Home  -  About us  -  Editorial board  -  Search  -  Ahead of print  -  Current issue  -  Archives  -  Instructions  -  Subscribe  -  Contacts  -  Advertise - Login 
Year : 2020  |  Volume : 10  |  Issue : 1  |  Page : 122-126

Conservative management of odontogenic keratocyst in a tertiary hospital

Department of Oral and Maxillofacial Surgery, Vydehi Institute of Dental Sciences and Research Centre, Bengaluru, Karnataka, India

Correspondence Address:
Dr. Priyangana Nath
Vydehi Institute of Dental Sciences & Research Centre, Whitefield, Bengaluru, Karnataka
Login to access the Email id

DOI: 10.4103/ams.ams_260_18

Rights and Permissions

Introduction: Odontogenic keratocysts (OKCs) are benign intraosseous odontogenic lesions that have a locally aggressive behavior and exhibit a high recurrence rate after the treatment. The most appropriate surgical approaches for the successful treatment of OKCs remain controversial. Aim: The aim of this study was to evaluate the conservative management of OKCs by enucleation along with peripheral ostectomy and chemical cauterization in terms of recurrence rates after the surgical procedure. Materials and Methods: A retrospective study on 36 cases of OKCs treated at the Oral and Maxillofacial Surgery Department of a tertiary hospital from 2010 to 2017 was done. The demographic, clinical, radiographic, and histologic data were collected for each patient. All cases were surgically treated by enucleation followed by peripheral ostectomy and chemical cauterization using Carnoy's solution. The teeth that were involved in the lesion were extracted. The diagnosis was confirmed with excisional biopsy and histopathology reports. Results: Most of the OKCs were found in the mandible, except three which were present in the maxilla. A significantly higher incidence was seen in males in the age group of 21–30 years. Most of the cases (30 out of 36 cases) were accessed intraorally. Patients were followed up for up to 5 years. Recurrence of the operated OKCs was observed in five cases which were managed by enucleation with peripheral ostectomy and chemical cauterization again with good results. Conclusion: The results suggest that proper enucleation followed by peripheral ostectomy and chemical cauterization using Carnoy's solution may be the best and optimal approach for the management of OKC.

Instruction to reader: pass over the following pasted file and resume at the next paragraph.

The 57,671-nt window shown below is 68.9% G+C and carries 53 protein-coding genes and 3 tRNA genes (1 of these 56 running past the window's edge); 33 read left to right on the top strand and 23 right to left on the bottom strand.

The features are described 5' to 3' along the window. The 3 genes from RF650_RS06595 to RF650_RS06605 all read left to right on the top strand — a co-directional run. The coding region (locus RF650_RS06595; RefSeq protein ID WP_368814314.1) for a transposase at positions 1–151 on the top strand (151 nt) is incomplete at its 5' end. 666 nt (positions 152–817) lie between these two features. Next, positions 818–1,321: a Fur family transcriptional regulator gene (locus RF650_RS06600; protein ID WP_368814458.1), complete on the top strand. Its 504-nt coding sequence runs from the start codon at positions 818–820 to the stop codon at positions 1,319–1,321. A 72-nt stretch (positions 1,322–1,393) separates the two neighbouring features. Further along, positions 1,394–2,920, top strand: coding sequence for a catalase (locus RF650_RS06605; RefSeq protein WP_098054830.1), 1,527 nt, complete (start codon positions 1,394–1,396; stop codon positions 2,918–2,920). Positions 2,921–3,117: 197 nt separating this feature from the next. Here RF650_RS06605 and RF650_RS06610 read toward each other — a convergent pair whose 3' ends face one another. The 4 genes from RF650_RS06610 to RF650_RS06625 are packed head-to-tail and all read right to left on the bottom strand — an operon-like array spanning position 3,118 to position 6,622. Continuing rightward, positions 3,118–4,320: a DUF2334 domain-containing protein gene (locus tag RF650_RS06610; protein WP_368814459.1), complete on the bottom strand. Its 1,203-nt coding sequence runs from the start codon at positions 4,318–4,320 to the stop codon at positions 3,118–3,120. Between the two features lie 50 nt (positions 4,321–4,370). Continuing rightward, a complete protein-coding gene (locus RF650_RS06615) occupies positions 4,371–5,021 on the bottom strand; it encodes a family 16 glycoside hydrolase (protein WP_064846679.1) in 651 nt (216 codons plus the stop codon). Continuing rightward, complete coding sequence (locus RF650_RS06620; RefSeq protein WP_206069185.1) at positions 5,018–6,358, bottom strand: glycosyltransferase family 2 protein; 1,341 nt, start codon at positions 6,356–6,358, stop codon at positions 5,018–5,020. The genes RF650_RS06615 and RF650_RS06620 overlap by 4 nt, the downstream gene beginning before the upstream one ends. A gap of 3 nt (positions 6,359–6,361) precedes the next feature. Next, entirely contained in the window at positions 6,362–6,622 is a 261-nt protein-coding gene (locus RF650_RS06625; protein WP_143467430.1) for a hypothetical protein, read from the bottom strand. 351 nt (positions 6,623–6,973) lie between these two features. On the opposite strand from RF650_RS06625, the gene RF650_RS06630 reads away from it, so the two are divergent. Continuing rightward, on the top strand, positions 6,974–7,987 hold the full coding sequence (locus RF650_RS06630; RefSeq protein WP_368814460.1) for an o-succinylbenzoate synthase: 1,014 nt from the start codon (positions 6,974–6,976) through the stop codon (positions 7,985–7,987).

Print this article     Email this article
 Next article
 Previous article
 Table of Contents

 Similar in PUBMED
 Related articles
 Citation Manager
 Access Statistics
 Reader Comments
 Email Alert *
 Add to My List *
 * Requires registration (Free)

 Article Access Statistics
    PDF Downloaded75    
    Comments [Add]    

Recommend this journal